Henman first to go on day of departures Sampras makes exit along with Henman

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Britain's Tim Henman was in the best of company when his inspiring campaign came to a halt yesterday. Pete Sampras, the men's singles champion for the past three years, and Goran Ivanisevic, the No 4 seed and twice a runner-up, were also eliminated in the quarter-finals.

Henman was defeated by Todd Martin, the American No 13 seed, 7-6, 7-6, 6-4, in a contest which produced only one break of serve but four separate breaks in play because of rain.

Sampras, who had been left teetering overnight, two sets to love down against Richard Krajicek, was unable to disturb the Dutchman's concentration when their match resumed. Krajicek, unseeded even though ranked No 13 in the world, continued to pound down his serves, and broke the world No 1 in the seventh game to complete his victory, 7-5, 7-6, 6-4.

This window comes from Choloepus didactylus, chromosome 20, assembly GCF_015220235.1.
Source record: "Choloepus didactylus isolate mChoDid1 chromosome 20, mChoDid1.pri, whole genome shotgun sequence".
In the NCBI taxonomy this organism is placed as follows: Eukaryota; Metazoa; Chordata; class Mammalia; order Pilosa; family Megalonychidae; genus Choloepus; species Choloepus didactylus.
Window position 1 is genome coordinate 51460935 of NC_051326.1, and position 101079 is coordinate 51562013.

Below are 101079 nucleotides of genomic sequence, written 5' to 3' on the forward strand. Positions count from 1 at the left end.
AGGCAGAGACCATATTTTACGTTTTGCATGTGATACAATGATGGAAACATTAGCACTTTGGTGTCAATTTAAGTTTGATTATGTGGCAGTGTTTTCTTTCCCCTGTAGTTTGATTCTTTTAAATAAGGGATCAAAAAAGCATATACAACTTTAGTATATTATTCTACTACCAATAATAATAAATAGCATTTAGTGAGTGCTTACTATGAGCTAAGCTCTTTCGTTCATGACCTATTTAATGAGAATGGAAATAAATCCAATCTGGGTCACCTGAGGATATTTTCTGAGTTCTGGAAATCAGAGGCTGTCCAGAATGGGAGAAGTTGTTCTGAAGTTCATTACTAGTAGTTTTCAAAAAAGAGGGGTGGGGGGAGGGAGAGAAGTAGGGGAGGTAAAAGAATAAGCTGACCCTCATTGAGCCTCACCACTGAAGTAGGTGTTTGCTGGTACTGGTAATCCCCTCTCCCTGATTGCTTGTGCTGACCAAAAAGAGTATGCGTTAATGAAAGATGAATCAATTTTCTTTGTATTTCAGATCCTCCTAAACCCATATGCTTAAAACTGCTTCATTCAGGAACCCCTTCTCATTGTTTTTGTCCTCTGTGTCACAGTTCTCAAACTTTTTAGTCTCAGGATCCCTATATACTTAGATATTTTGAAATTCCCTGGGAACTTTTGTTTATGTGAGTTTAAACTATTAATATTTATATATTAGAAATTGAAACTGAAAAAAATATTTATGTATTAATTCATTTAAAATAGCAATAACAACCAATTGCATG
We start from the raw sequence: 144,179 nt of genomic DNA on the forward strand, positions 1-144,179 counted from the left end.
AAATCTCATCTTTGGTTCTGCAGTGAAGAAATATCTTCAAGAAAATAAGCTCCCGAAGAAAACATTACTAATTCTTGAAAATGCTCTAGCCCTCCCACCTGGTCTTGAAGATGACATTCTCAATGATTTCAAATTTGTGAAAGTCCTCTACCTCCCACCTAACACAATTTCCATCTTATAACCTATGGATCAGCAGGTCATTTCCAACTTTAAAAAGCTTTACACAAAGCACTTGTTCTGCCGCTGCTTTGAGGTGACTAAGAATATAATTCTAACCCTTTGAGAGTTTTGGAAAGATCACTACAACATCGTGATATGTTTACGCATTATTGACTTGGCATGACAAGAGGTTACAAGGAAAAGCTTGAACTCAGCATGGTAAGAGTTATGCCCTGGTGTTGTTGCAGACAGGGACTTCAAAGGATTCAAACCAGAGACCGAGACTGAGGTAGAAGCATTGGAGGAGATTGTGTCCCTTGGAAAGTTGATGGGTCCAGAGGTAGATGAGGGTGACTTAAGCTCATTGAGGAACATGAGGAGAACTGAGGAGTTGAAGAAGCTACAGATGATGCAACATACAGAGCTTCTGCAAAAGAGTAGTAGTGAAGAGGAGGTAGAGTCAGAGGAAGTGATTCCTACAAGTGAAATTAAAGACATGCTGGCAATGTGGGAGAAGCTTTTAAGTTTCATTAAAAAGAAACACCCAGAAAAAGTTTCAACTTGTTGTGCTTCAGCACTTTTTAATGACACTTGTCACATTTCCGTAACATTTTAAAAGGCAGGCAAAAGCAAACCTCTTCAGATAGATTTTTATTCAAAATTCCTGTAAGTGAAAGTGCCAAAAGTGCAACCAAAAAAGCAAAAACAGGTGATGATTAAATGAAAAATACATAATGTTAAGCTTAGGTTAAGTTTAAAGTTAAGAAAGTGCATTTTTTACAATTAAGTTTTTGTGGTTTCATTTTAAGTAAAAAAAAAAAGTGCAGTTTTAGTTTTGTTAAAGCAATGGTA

Ivanisevic, two sets to one down overnight, was defeated by the Australian Jason Stoltenberg, 6-3, 7-6, 6-7, 7-6. In the fourth set, Ivanisevic had three break points in the second game, Stoltenberg two in the 11th, and the Australian dominated the tie-break, 7-3.

All of which leaves Martin on his Todd as the only seed in the semi-finals. It is the first time for 30 years that three of the last four men have been unseeded (Boris Becker, in 1985, is the only unseeded champion) and a new name is guaranteed to be inscribed on the trophy.

In the semi-finals, Krajicek plays Stoltenberg and Martin faces his compatriot MaliVai Washington, who defeated Alex Radulescu, the Romanian-born German, 6-7, 7-6, 5-7, 7-6, 6-4.